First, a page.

addtexthere

We’ve learned how to die. Each. In a unique splendor. Like, my father who died walking with his head down and legs up. His face was blood stained and smiling. He must have thought himself funny. Boom. That was the sound of the American certified polished pistol he got from only God knows where. It must be that. The whole room laughed. He died almost the way he came. The new trend. My brother died at the age of three. He played with his mates outside for long and then cried, passed out a hot piss and fell with his face hitting the ground. My sister who was married a year ago, took in. We drank Hennessy and Champagne. She walked down to the labor room jugging on her hands and cussing her paternal grandmother for leaving the world before her birth. Push. She screamed: is it coming? And died hoping to have a boy. Mother, is far gone from the scene. She’s gonna smoke all up packets of Amsterdam. Drink liquor to stupor. She can’t breathe no more. Sure. She will bury herself. She always did. We’ve learned how to die. Each. In a unique splendor. Like, me as I am. I will look through the window. Call at an owl’s house, say hello and sleep.

******

About the Author:

Portrait - ArinzechukwuAkpa Arinzechukwu is a Nigerian born photographer and poet. His works have appeared or will feature on Eastlit, Kalahari Review, Poetry life and Times, and elsewhere.

Tags: , ,

I hold a doctorate in English from Duke University and recently joined the Marquette University English faculty as an Assistant Professor. I love teaching African fiction and contemporary British novels. Brittle Paper is the virtual space/station where I play and experiment with ideas on how to reinvent African fiction and literary culture.

11 Responses to “Learning How To Die | by Akpa Arinzechukwu | African Poetry” Subscribe

  1. Uzodinma Okpechi 2016/07/01 at 03:18 #

    Ainehi, glad to be here. Am loving it.
    Uzodinma, filmmaker.

  2. chinenye 2016/07/01 at 03:40 #

    Wowing n deep

  3. Arua victor 2016/07/03 at 08:20 #

    Am mind blown

  4. Kingsley 2016/07/03 at 09:14 #

    A Pathetic piece

  5. Joan 2016/07/03 at 14:07 #

    Great poem though pitiful, Arinzechukwu keep up the good work

  6. Amos Onyinye 2016/07/03 at 16:11 #

    You captured the old n what will never be old…the world from the then till the now…nice piece

  7. Alonso Ruubio 2016/07/04 at 02:13 #

    thats a good poem , life is a precious thing that everybody will like to have it forever but we must learn and recognize we are going to face our ends at different ways

  8. Ujugina 2016/07/04 at 03:43 #

    U are wonderful my dear keep it up,d lord will on strengthening u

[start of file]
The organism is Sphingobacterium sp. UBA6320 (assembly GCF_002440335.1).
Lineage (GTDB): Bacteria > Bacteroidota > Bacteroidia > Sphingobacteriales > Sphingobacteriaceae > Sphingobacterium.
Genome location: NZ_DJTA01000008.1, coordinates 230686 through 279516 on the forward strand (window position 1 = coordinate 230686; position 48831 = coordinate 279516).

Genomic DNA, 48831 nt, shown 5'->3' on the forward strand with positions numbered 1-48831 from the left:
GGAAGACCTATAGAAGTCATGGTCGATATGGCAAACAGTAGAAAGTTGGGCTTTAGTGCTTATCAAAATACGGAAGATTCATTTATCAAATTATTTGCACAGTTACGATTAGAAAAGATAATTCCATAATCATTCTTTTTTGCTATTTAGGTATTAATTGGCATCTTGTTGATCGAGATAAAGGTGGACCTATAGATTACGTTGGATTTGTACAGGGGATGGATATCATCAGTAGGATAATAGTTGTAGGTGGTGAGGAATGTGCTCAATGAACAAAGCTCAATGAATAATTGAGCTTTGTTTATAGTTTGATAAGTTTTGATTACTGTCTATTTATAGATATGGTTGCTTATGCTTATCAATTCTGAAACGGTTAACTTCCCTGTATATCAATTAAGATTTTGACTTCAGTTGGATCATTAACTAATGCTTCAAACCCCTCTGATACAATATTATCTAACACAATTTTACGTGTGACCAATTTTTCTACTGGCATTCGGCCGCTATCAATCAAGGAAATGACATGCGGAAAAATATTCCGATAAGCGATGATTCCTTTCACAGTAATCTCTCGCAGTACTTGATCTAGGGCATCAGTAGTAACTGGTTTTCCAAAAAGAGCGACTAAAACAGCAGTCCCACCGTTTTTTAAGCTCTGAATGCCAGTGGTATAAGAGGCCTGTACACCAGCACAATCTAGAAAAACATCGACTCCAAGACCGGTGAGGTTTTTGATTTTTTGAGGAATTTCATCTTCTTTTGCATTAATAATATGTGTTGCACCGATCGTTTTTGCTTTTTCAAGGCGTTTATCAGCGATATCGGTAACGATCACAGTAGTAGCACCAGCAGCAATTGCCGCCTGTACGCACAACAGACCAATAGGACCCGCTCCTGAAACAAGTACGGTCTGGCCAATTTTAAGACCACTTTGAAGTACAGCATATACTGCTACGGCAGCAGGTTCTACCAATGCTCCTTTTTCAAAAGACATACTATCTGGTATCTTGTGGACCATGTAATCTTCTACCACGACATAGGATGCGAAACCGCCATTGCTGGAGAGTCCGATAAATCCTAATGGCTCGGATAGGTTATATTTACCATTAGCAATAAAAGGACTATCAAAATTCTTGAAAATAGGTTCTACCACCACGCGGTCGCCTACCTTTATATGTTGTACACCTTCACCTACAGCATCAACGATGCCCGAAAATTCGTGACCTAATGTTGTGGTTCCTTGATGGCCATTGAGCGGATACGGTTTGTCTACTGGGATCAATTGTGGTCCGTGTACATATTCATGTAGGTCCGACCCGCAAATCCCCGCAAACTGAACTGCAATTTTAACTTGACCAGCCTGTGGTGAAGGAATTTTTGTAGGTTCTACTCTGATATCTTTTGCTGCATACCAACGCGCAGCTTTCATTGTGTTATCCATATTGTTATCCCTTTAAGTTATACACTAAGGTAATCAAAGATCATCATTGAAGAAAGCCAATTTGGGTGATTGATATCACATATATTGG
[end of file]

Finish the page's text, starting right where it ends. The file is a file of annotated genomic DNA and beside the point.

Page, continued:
9. Ujugina 2016/07/04 at 03:55 #

    U are wonderful my dear keep it up,d lord will keep on strengthening u

  10. Amaka Anozie 2016/07/04 at 11:43 #

    Yes sir. You and I will die, one day, some day.
    No sir. We learn to die by living well.

  11. Yusuf maikobi 2016/07/04 at 16:05 #

    Wow! Nice one bro, really a nice piece! Keep up the good work

Leave a Reply

I hold a doctorate in English from Duke University and recently joined the Marquette University English faculty as an Assistant Professor. I love teaching African fiction and contemporary British novels. Brittle Paper is the virtual space/station where I play and experiment with ideas on how to reinvent African fiction and literary culture.

Subscribe to Blog via Email

Enter your email address to subscribe to this blog and receive notifications of new posts by email.

Archives

Lesley Nneka Arimah Picked for the US National Book Foundation’s “5 Under 35” List

Lesley Nneka Arimah has been picked for the US National Book Foundation’s “5 Under 35” list of 2017, on the […]

The Photographer as an Osprey | John “Lighthouse” Oyewale | Essay

On 30 June, we published Work Naija: The Book of Vocations, an anthology of writing and visual art that explores the […]

Zukiswa Wanner Calls Out Misogyny in South Africa, Kenya and Zimbabwe, Takes on Politicians and the Media

Zukiswa Wanner has called out misogyny in South Africa, Kenya and Zimbabwe, taking on politicians and the media in the […]

Dinaw Mengestu and Nadifa Mohamed Have New Work in Freeman’s Magazine

Nadifa Mohamed

Dinaw Mengestu and Nadifa Mohammed both have new fiction forthcoming in the new fourth issue of Freeman’s magazine. Titled “The Future […]

The Brittle Paper Literary Awards: New Date for the Announcement of Winners

The announcement of the winners of the inaugural Brittle Paper Literary Awards was scheduled for 23 September 2017. However, a change […]

The Reviews Are In! | Namwali Serpell Has High Praise for Jennifer Makumbi’s Kintu

Screen-Shot-2017-09-20-at-4.57.42-PM-e1505944728679 copy

Jennifer Makumbi’s Kintu is one of the hit novels of 2017. A historical drama, it tells the story of an 18th […]